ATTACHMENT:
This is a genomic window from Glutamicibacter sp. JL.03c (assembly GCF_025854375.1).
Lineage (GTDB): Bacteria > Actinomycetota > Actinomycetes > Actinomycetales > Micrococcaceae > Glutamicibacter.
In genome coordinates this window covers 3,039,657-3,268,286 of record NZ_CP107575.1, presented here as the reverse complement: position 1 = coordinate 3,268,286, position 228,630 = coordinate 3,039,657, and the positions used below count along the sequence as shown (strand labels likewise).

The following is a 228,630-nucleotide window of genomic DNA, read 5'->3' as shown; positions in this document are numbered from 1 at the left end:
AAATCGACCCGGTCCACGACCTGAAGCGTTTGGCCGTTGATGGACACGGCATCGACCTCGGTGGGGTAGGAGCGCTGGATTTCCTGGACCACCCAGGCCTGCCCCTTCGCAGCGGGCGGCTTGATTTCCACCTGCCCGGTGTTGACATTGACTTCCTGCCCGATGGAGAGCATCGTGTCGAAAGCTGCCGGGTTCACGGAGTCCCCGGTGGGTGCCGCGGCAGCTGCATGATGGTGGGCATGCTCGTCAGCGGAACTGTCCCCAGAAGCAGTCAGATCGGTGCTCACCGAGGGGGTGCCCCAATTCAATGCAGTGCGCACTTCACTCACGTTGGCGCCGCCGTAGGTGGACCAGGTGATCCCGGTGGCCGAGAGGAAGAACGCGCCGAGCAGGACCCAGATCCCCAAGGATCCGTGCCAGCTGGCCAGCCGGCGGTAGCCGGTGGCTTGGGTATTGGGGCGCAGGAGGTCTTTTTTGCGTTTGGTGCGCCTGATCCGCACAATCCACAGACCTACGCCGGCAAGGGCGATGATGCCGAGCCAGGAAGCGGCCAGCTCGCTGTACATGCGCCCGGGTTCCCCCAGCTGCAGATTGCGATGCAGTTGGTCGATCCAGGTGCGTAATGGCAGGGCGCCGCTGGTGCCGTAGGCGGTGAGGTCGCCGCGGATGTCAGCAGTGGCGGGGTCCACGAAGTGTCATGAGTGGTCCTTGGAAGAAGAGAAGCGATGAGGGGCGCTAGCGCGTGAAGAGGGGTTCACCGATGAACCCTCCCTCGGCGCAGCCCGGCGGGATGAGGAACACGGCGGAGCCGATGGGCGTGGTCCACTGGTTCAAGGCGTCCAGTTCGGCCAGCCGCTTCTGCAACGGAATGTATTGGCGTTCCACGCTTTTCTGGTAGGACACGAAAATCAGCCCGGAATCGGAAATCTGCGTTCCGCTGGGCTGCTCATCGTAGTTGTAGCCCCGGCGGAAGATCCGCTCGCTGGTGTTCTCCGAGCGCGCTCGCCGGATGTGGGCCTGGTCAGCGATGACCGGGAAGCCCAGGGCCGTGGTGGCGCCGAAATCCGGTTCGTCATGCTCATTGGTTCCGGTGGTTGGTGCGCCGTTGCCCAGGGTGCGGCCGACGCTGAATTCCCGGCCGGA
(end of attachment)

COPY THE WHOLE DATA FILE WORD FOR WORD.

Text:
This is a genomic window from Glutamicibacter sp. JL.03c (assembly GCF_025854375.1).
Lineage (GTDB): Bacteria > Actinomycetota > Actinomycetes > Actinomycetales > Micrococcaceae > Glutamicibacter.
In genome coordinates this window covers 3,039,657-3,268,286 of record NZ_CP107575.1, presented here as the reverse complement: position 1 = coordinate 3,268,286, position 228,630 = coordinate 3,039,657, and the positions used below count along the sequence as shown (strand labels likewise).

The following is a 228,630-nucleotide window of genomic DNA, read 5'->3' as shown; positions in this document are numbered from 1 at the left end:
AAATCGACCCGGTCCACGACCTGAAGCGTTTGGCCGTTGATGGACACGGCATCGACCTCGGTGGGGTAGGAGCGCTGGATTTCCTGGACCACCCAGGCCTGCCCCTTCGCAGCGGGCGGCTTGATTTCCACCTGCCCGGTGTTGACATTGACTTCCTGCCCGATGGAGAGCATCGTGTCGAAAGCTGCCGGGTTCACGGAGTCCCCGGTGGGTGCCGCGGCAGCTGCATGATGGTGGGCATGCTCGTCAGCGGAACTGTCCCCAGAAGCAGTCAGATCGGTGCTCACCGAGGGGGTGCCCCAATTCAATGCAGTGCGCACTTCACTCACGTTGGCGCCGCCGTAGGTGGACCAGGTGATCCCGGTGGCCGAGAGGAAGAACGCGCCGAGCAGGACCCAGATCCCCAAGGATCCGTGCCAGCTGGCCAGCCGGCGGTAGCCGGTGGCTTGGGTATTGGGGCGCAGGAGGTCTTTTTTGCGTTTGGTGCGCCTGATCCGCACAATCCACAGACCTACGCCGGCAAGGGCGATGATGCCGAGCCAGGAAGCGGCCAGCTCGCTGTACATGCGCCCGGGTTCCCCCAGCTGCAGATTGCGATGCAGTTGGTCGATCCAGGTGCGTAATGGCAGGGCGCCGCTGGTGCCGTAGGCGGTGAGGTCGCCGCGGATGTCAGCAGTGGCGGGGTCCACGAAGTGTCATGAGTGGTCCTTGGAAGAAGAGAAGCGATGAGGGGCGCTAGCGCGTGAAGAGGGGTTCACCGATGAACCCTCCCTCGGCGCAGCCCGGCGGGATGAGGAACACGGCGGAGCCGATGGGCGTGGTCCACTGGTTCAAGGCGTCCAGTTCGGCCAGCCGCTTCTGCAACGGAATGTATTGGCGTTCCACGCTTTTCTGGTAGGACACGAAAATCAGCCCGGAATCGGAAATCTGCGTTCCGCTGGGCTGCTCATCGTAGTTGTAGCCCCGGCGGAAGATCCGCTCGCTGGTGTTCTCCGAGCGCGCTCGCCGGATGTGGGCCTGGTCAGCGATGACCGGGAAGCCCAGGGCCGTGGTGGCGCCGAAATCCGGTTCGTCATGCTCATTGGTTCCGGTGGTTGGTGCGCCGTTGCCCAGGGTGCGGCCGACGCTGAATTCCCGGCCGGA